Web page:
Social Interaction

One of the most difficult things to judge with a disabled dog is how much social interaction do they need? Are they getting enough? Too much? One thing I've noticed is that because dogs don't realize they are disabled, they will try and do everything they once did - even if they can't which may lead to frustration.

The obvious solution is to find a way that your disabled dog can socialize with other dogs (if he feels comfortable doing that). If you have other dogs in your household, don't isolate him. He will enjoy their company. On the other hand you may need to protect him from "the pack". A pack senses the disabled dog is not 100% and may decide to finish him off. It's important you watch for clues and are aware because the disabled dog cannot defend himself should the pack attack. Only you will know the fine balance of your pack and what will work best.  

Do you know what the Yellow Dog Project is?

The Yellow Dog Project is a nonprofit organization that is a global effort to help raise awareness and education around dogs that require a little extra distance upon approaching.  Does this mean that the dog is aggressive or mean?  No, there are numerous reasons why a dog may have a yellow ribbon tied on it's leash. It may mean the dog is new with the handler, is under medical care, or in foster care for instance.

The purpose of this project is to assist with the proper techniques to approach a dog. Children have a lot of energy and often to run up and pet a dog. Not all dogs understand this and can become fearful.  With proper education, all parties are put in a less stressful environment, which in turn reduces opportunities for an unforeseen accident.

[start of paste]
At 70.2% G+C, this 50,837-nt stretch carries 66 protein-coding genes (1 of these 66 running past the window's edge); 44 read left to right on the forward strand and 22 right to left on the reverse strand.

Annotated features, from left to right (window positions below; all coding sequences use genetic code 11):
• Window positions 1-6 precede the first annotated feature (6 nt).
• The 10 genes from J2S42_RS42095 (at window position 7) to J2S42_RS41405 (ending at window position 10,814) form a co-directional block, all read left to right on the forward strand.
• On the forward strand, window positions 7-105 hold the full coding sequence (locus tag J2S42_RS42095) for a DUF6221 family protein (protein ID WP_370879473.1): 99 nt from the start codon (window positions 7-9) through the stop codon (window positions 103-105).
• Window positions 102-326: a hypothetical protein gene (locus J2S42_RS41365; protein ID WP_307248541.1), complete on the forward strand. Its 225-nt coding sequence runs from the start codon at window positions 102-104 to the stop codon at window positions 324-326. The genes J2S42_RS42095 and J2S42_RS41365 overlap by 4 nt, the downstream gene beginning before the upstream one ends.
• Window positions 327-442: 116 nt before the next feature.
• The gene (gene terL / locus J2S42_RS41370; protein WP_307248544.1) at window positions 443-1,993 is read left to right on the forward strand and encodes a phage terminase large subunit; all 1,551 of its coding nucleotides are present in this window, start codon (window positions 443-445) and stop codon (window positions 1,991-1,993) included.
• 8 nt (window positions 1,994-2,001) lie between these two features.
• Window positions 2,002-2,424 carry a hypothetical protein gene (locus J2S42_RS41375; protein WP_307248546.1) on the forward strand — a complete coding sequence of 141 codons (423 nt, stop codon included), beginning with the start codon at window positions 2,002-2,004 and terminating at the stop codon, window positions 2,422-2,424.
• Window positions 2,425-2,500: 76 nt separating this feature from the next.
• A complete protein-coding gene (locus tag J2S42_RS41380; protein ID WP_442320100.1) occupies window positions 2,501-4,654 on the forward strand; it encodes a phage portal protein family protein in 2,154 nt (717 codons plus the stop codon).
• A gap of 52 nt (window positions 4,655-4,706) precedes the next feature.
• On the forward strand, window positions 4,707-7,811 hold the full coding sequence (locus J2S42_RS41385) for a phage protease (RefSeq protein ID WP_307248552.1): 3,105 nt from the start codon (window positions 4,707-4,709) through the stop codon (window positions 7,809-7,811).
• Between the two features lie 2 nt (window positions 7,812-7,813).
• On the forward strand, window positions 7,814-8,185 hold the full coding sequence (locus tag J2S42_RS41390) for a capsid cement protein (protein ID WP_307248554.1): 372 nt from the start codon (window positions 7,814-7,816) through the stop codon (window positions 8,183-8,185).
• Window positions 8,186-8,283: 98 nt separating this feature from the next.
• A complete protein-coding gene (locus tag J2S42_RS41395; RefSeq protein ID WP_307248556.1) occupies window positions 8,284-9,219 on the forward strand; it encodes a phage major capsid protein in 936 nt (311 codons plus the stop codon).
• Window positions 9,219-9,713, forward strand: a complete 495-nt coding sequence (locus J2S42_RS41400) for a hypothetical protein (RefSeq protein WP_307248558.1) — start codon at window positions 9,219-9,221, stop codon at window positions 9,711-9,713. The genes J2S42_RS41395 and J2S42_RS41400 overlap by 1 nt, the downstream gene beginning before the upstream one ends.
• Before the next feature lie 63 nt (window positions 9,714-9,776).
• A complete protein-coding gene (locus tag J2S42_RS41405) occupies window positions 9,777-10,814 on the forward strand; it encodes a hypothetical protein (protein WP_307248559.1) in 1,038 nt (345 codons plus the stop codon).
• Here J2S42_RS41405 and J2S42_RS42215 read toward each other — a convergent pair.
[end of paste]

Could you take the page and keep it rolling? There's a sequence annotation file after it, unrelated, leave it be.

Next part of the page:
While many dogs are friendly, there are others that need space either all the time or at least as they are warming up to new people or dogs. The yellow ribbon can signify many things. This project has been expanded to include other reasons for wearing a yellow ribbon, and other color leashes/ribbons.

  • A dog is in training and doesn’t want to be disturbed.
  • A dog has health issues.
  • A dog is frightened outdoors.
  • A dog may not like other dogs or unfamiliar people.
  • PINK - Do not feed
  • GREEN - Friendly
  • RED - Caution
  • ORANGE - Not dog friendly
  • BRIGHT YELLOW - Awaiting Adoption
  • LIGHT YELLOW - Nervous
  • BLUE - In training or working
  • WHITE - Deaf or Blind

This project has been great for dogs that are iffy around people or other dogs.  It gives them space when out and about.  Yet, most disabled dogs would love the company of others and particularly their owners. Ideally you want his "space" to be near the busiest areas of the house (unless he is recouperating from surgery or some other temporary disability that requires quiet and rest). A disabled dog will enjoy watching the comings and goings, love the attention, and will do much better than a dog isolated in a spare bedroom with no interaction. Even dogs that can't get around in wheelchairs enjoy toys and your loving attention. These guys are having ablast so of course disabled dogs can have friends and enjoy interaction!